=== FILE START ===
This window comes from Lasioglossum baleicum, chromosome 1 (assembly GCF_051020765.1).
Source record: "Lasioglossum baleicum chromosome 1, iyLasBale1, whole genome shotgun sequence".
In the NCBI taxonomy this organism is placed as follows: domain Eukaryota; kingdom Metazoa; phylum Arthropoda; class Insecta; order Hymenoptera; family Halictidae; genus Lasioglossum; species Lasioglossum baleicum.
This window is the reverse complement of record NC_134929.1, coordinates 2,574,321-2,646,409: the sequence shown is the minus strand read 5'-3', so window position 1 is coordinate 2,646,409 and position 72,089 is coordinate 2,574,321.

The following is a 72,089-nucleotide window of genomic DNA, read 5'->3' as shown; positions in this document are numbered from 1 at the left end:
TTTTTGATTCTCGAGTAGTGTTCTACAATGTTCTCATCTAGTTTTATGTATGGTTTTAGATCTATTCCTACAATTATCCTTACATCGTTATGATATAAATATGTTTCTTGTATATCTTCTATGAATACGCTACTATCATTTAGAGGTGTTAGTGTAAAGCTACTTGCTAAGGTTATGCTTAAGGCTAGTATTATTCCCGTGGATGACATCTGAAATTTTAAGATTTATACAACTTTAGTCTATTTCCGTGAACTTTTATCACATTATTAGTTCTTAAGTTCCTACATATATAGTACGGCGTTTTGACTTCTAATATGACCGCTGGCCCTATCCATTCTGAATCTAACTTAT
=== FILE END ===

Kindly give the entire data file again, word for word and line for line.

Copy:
This window comes from Lasioglossum baleicum, chromosome 1 (assembly GCF_051020765.1).
Source record: "Lasioglossum baleicum chromosome 1, iyLasBale1, whole genome shotgun sequence".
In the NCBI taxonomy this organism is placed as follows: domain Eukaryota; kingdom Metazoa; phylum Arthropoda; class Insecta; order Hymenoptera; family Halictidae; genus Lasioglossum; species Lasioglossum baleicum.
This window is the reverse complement of record NC_134929.1, coordinates 2,574,321-2,646,409: the sequence shown is the minus strand read 5'-3', so window position 1 is coordinate 2,646,409 and position 72,089 is coordinate 2,574,321.

The following is a 72,089-nucleotide window of genomic DNA, read 5'->3' as shown; positions in this document are numbered from 1 at the left end:
TTTTTGATTCTCGAGTAGTGTTCTACAATGTTCTCATCTAGTTTTATGTATGGTTTTAGATCTATTCCTACAATTATCCTTACATCGTTATGATATAAATATGTTTCTTGTATATCTTCTATGAATACGCTACTATCATTTAGAGGTGTTAGTGTAAAGCTACTTGCTAAGGTTATGCTTAAGGCTAGTATTATTCCCGTGGATGACATCTGAAATTTTAAGATTTATACAACTTTAGTCTATTTCCGTGAACTTTTATCACATTATTAGTTCTTAAGTTCCTACATATATAGTACGGCGTTTTGACTTCTAATATGACCGCTGGCCCTATCCATTCTGAATCTAACTTAT